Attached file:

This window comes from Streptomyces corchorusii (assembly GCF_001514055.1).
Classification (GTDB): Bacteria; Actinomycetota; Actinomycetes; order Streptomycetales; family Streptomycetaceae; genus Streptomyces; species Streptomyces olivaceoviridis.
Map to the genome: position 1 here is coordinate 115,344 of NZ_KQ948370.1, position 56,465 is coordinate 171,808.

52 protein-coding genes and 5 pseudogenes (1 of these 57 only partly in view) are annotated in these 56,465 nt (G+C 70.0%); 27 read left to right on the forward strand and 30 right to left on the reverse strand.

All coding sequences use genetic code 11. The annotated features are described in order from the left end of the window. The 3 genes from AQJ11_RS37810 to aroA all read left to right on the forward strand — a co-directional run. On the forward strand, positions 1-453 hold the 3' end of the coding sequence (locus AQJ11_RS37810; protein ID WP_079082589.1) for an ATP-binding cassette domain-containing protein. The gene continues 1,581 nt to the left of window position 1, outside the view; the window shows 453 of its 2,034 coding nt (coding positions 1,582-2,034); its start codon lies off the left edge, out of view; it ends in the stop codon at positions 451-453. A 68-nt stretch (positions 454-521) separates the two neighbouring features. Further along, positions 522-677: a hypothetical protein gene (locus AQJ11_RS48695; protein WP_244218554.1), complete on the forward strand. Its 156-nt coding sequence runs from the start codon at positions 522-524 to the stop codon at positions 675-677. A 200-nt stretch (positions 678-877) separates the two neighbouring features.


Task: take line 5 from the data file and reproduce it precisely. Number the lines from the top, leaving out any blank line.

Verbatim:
All coding sequences use genetic code 11. The annotated features are described in order from the left end of the window. The 3 genes from AQJ11_RS37810 to aroA all read left to right on the forward strand — a co-directional run. On the forward strand, positions 1-453 hold the 3' end of the coding sequence (locus AQJ11_RS37810; protein ID WP_079082589.1) for an ATP-binding cassette domain-containing protein. The gene continues 1,581 nt to the left of window position 1, outside the view; the window shows 453 of its 2,034 coding nt (coding positions 1,582-2,034); its start codon lies off the left edge, out of view; it ends in the stop codon at positions 451-453. A 68-nt stretch (positions 454-521) separates the two neighbouring features. Further along, positions 522-677: a hypothetical protein gene (locus AQJ11_RS48695; protein WP_244218554.1), complete on the forward strand. Its 156-nt coding sequence runs from the start codon at positions 522-524 to the stop codon at positions 675-677. A 200-nt stretch (positions 678-877) separates the two neighbouring features.